Thousands of Nepalis took to the streets on Wednesday demanding the government scrap a bill that stands to interfere with a centuries-old trust system integral to the Himalayan country’s cultural heritage.
The bill, which seeks to nationalise centuries-old community and religious trusts, is among several registered by the current communist government in recent months that has triggered a public outcry and accusations of narrowing civil space and freedom.
The system, known as “guthi”, is rooted within the Newar community indigenous to the Kathmandu Valley. It has a special role in maintaining temples and traditional public spaces, as well as organising festivals and religious parades.
Loud chants to scrap the bill rang as demonstrators waved the national flag and played traditional drums as they gathered near the Nepal prime minister’s office in the capital, Kathmandu.
“They are attacking our heritage. Guthi has been part of our culture for generations and we will not let the government take it away,” protester Nani Maiya Maharjan told AFP news agency.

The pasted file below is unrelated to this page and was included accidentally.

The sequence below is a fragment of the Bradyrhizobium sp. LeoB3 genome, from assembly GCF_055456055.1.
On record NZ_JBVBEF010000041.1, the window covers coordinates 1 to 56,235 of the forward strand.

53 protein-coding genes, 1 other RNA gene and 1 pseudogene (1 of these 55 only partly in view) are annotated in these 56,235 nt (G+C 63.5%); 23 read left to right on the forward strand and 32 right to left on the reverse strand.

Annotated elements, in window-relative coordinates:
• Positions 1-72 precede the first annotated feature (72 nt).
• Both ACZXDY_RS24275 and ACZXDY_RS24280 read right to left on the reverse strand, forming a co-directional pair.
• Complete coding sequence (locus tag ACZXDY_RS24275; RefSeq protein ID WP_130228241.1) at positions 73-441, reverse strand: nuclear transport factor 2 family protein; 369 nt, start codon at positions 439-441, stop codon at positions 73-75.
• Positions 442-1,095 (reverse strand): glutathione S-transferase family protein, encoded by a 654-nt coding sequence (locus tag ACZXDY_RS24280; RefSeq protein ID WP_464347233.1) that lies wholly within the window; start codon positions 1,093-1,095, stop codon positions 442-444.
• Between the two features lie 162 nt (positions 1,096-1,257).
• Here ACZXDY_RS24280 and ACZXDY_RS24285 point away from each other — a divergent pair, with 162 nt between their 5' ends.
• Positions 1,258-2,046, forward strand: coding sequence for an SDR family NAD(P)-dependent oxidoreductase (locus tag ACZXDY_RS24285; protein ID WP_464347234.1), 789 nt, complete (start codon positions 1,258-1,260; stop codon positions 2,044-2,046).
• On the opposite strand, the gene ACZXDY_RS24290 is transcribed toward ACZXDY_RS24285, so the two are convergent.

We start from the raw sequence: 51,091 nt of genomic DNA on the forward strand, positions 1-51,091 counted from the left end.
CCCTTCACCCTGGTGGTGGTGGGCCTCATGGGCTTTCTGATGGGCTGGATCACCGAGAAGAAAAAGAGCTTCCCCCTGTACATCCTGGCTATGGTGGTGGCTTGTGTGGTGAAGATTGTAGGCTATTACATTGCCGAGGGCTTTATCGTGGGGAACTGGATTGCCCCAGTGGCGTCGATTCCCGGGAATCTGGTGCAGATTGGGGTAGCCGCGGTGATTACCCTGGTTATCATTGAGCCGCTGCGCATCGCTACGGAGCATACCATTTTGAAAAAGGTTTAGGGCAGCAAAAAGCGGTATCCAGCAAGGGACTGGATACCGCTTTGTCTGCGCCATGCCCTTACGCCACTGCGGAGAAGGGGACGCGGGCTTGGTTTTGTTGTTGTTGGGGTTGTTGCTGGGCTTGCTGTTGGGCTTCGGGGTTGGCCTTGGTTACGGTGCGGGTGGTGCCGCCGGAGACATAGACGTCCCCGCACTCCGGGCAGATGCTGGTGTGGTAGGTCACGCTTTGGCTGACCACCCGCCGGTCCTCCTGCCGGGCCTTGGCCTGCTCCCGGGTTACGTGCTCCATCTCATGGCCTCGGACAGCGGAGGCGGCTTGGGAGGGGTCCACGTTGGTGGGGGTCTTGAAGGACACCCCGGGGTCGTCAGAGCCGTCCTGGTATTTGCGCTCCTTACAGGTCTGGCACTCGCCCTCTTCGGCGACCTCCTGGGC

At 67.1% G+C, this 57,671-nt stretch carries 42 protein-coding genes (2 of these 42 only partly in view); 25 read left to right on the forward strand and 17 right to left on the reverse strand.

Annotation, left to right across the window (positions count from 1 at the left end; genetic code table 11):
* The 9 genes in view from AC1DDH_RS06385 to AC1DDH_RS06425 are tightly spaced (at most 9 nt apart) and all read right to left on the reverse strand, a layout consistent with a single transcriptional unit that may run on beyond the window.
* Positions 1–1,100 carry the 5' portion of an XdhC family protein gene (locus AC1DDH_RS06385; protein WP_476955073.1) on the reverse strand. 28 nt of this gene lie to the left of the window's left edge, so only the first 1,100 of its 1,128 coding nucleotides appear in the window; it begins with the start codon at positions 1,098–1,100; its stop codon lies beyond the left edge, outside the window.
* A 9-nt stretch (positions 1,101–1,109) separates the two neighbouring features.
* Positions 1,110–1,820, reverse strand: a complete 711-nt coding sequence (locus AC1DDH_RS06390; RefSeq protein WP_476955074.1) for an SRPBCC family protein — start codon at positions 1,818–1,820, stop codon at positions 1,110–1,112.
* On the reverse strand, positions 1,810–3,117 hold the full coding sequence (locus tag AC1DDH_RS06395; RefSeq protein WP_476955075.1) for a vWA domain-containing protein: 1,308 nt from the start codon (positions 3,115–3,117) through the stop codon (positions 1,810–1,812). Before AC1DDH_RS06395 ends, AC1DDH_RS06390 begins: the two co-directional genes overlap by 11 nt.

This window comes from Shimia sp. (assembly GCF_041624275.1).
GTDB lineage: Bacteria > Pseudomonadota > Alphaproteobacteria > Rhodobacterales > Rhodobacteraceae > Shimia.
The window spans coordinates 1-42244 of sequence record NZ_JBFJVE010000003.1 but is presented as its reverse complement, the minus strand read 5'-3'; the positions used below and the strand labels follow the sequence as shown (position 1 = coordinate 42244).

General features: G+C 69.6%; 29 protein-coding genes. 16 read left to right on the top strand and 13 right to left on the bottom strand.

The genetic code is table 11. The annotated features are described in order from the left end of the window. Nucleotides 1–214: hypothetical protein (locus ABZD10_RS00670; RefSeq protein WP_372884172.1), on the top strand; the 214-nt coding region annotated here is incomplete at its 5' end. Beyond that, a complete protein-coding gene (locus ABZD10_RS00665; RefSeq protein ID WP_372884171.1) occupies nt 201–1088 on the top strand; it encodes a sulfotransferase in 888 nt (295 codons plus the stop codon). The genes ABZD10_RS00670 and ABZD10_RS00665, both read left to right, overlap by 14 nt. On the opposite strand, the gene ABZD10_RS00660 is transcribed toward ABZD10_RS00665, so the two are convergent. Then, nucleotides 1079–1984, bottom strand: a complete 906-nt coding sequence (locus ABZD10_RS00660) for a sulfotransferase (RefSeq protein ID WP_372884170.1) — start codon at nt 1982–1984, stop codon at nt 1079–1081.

Guthis, usually led by families or specific communities, generate income from commonly owned lands.
A series of protests began after the government registered the bill in late April, envisioning a new authority that will govern all guthis and remove the current local trustees.
In a protest earlier this month, police used water cannons and batons to disperse demonstrators.
Wednesday’s mass protest took place despite a government announcement the day before to withdraw the bill and hold discussions with concerned stakeholders.
“We are here to warn the government. We will not back down until the bill is scrapped,” said Rajan Kansakar, a student at the protest.
There are over 2,000 public guthis in Nepal under an independent umbrella body which currently oversees the trusts.
Guna Raj Luitel, editor of the Nagarik newspaper, said that the government was showing “authoritarian” tendencies.
“We are seeing is that the government feels it can do anything with its majority in the parliament. It is seeking to concentrate power while silencing the people,” Luitel said.
The current government came to power after a landmark victory in the 2017 elections, winning a strong majority in both houses of parliament and six of the seven provincial assemblies.